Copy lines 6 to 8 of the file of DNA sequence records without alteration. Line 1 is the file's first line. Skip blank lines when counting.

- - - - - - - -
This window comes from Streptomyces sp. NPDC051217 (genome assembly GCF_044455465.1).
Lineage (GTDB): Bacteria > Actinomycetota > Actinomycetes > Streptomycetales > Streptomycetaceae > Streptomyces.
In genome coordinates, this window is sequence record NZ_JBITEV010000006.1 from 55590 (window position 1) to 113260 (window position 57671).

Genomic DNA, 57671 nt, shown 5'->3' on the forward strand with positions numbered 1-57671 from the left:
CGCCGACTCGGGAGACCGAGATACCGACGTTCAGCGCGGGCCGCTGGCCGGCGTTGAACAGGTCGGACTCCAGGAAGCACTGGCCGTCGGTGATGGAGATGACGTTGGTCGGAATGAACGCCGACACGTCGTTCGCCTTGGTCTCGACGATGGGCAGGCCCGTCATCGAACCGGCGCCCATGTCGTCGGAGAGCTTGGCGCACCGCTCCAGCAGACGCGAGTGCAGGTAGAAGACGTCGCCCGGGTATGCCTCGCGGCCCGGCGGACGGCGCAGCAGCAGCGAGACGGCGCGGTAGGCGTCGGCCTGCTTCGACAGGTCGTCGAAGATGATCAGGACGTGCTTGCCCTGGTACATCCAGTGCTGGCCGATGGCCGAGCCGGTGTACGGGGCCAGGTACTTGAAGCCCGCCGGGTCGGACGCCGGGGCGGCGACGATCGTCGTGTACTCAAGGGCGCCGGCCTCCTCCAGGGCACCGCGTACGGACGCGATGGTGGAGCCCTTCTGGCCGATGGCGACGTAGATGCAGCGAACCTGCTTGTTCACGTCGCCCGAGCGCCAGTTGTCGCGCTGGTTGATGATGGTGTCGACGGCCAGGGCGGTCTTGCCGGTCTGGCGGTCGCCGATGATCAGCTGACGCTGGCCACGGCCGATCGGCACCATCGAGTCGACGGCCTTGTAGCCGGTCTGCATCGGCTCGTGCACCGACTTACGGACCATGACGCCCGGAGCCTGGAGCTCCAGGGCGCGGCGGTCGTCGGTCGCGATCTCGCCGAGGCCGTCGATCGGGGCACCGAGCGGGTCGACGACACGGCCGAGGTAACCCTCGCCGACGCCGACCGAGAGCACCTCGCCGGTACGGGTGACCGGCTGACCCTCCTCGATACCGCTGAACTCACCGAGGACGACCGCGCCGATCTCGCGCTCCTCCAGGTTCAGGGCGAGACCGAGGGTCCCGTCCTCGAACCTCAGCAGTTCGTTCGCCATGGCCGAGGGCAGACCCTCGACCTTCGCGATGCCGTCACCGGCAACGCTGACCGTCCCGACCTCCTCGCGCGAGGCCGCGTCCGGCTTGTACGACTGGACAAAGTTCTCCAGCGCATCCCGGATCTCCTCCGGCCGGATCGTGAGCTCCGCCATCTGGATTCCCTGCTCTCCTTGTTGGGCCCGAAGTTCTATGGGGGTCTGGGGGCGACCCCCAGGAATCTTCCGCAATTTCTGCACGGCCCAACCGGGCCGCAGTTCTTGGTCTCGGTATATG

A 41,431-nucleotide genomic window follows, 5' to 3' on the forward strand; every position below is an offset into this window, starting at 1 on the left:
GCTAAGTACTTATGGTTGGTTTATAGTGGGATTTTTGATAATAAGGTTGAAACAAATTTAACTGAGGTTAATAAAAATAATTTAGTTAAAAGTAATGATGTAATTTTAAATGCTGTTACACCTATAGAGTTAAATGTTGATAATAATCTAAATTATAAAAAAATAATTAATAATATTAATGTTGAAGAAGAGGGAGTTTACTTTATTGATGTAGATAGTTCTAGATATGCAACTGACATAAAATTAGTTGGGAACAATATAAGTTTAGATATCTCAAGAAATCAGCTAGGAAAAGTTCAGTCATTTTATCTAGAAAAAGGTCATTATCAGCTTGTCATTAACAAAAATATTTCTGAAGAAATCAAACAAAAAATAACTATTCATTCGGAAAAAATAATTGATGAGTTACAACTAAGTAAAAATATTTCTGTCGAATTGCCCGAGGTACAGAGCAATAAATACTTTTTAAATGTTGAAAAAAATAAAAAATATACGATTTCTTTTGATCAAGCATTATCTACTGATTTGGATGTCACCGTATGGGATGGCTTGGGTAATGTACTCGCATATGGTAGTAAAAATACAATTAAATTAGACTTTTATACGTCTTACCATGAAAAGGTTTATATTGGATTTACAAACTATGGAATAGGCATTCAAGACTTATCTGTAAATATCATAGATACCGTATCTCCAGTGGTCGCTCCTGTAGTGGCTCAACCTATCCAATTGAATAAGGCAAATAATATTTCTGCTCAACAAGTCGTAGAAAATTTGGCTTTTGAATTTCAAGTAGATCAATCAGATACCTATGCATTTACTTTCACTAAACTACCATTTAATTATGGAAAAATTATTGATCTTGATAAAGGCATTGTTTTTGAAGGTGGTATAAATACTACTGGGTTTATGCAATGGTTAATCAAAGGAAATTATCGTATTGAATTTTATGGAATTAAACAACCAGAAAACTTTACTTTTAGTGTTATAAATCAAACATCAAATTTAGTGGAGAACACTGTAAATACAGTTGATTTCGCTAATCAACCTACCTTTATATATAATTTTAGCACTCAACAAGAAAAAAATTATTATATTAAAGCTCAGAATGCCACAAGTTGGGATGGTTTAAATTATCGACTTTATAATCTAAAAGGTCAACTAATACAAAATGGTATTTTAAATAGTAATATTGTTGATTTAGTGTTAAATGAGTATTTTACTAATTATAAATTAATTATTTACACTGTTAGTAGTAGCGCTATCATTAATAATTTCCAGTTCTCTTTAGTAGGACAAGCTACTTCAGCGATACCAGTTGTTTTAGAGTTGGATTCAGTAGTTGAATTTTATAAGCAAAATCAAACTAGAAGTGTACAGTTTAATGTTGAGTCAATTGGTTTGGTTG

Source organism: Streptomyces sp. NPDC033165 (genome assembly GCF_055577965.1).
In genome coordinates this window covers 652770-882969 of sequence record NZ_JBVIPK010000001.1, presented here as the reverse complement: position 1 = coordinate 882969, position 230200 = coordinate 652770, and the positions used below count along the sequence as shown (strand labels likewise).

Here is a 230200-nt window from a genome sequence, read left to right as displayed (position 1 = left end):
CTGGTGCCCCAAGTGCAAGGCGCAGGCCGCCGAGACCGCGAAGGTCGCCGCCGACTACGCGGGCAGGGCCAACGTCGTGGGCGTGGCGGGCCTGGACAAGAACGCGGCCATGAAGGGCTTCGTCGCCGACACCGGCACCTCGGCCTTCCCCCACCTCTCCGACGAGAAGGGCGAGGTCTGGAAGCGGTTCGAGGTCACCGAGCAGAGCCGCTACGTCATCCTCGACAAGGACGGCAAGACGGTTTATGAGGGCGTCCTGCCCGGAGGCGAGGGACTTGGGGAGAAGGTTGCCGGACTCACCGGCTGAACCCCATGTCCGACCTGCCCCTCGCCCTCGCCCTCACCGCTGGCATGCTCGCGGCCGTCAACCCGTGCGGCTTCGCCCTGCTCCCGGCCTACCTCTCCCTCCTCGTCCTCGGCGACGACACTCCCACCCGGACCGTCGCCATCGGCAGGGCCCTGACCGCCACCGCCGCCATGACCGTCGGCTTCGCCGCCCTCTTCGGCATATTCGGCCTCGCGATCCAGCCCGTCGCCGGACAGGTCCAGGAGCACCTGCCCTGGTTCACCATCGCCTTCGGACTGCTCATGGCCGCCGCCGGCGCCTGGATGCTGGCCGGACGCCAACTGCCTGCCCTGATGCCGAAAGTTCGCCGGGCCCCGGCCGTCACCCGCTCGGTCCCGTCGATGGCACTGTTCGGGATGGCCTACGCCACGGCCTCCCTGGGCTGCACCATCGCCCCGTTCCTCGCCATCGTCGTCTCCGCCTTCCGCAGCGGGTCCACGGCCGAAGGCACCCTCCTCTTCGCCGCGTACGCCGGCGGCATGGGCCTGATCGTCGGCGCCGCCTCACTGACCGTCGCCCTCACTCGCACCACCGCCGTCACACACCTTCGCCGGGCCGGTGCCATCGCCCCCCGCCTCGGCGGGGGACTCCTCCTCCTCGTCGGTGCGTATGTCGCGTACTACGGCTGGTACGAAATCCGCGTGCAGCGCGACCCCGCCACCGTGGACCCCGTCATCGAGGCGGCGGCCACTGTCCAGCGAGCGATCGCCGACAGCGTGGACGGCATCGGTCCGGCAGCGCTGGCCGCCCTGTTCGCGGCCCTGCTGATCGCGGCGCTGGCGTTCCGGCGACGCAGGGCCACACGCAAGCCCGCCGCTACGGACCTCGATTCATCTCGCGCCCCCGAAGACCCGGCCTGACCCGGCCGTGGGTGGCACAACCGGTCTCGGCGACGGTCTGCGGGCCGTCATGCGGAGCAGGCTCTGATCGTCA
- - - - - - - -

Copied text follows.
A 41,431-nucleotide genomic window follows, 5' to 3' on the forward strand; every position below is an offset into this window, starting at 1 on the left:
GCTAAGTACTTATGGTTGGTTTATAGTGGGATTTTTGATAATAAGGTTGAAACAAATTTAACTGAGGTTAATAAAAATAATTTAGTTAAAAGTAATGATGTAATTTTAAATGCTGTTACACCTATAGAGTTAAATGTTGATAATAATCTAAATTATAAAAAAATAATTAATAATATTAATGTTGAAGAAGAGGGAGTTTACTTTATTGATGTAGATAGTTCTAGATATGCAACTGACATAAAATTAGTTGGGAACAATATAAGTTTAGATATCTCAAGAAATCAGCTAGGAAAAGTTCAGTCATTTTATCTAGAAAAAGGTCATTATCAGCTTGTCATTAACAAAAATATTTCTGAAGAAATCAAACAAAAAATAACTATTCATTCGGAAAAAATAATTGATGAGTTACAACTAAGTAAAAATATTTCTGTCGAATTGCCCGAGGTACAGAGCAATAAATACTTTTTAAATGTTGAAAAAAATAAAAAATATACGATTTCTTTTGATCAAGCATTATCTACTGATTTGGATGTCACCGTATGGGATGGCTTGGGTAATGTACTCGCATATGGTAGTAAAAATACAATTAAATTAGACTTTTATACGTCTTACCATGAAAAGGTTTATATTGGATTTACAAACTATGGAATAGGCATTCAAGACTTATCTGTAAATATCATAGATACCGTATCTCCAGTGGTCGCTCCTGTAGTGGCTCAACCTATCCAATTGAATAAGGCAAATAATATTTCTGCTCAACAAGTCGTAGAAAATTTGGCTTTTGAATTTCAAGTAGATCAATCAGATACCTATGCATTTACTTTCACTAAACTACCATTTAATTATGGAAAAATTATTGATCTTGATAAAGGCATTGTTTTTGAAGGTGGTATAAATACTACTGGGTTTATGCAATGGTTAATCAAAGGAAATTATCGTATTGAATTTTATGGAATTAAACAACCAGAAAACTTTACTTTTAGTGTTATAAATCAAACATCAAATTTAGTGGAGAACACTGTAAATACAGTTGATTTCGCTAATCAACCTACCTTTATATATAATTTTAGCACTCAACAAGAAAAAAATTATTATATTAAAGCTCAGAATGCCACAAGTTGGGATGGTTTAAATTATCGACTTTATAATCTAAAAGGTCAACTAATACAAAATGGTATTTTAAATAGTAATATTGTTGATTTAGTGTTAAATGAGTATTTTACTAATTATAAATTAATTATTTACACTGTTAGTAGTAGCGCTATCATTAATAATTTCCAGTTCTCTTTAGTAGGACAAGCTACTTCAGCGATACCAGTTGTTTTAGAGTTGGATTCAGTAGTTGAATTTTATAAGCAAAATCAAACTAGAAGTGTACAGTTTAATGTTGAGTCAATTGGTTTGGTTG

Source organism: Streptomyces sp. NPDC033165 (genome assembly GCF_055577965.1).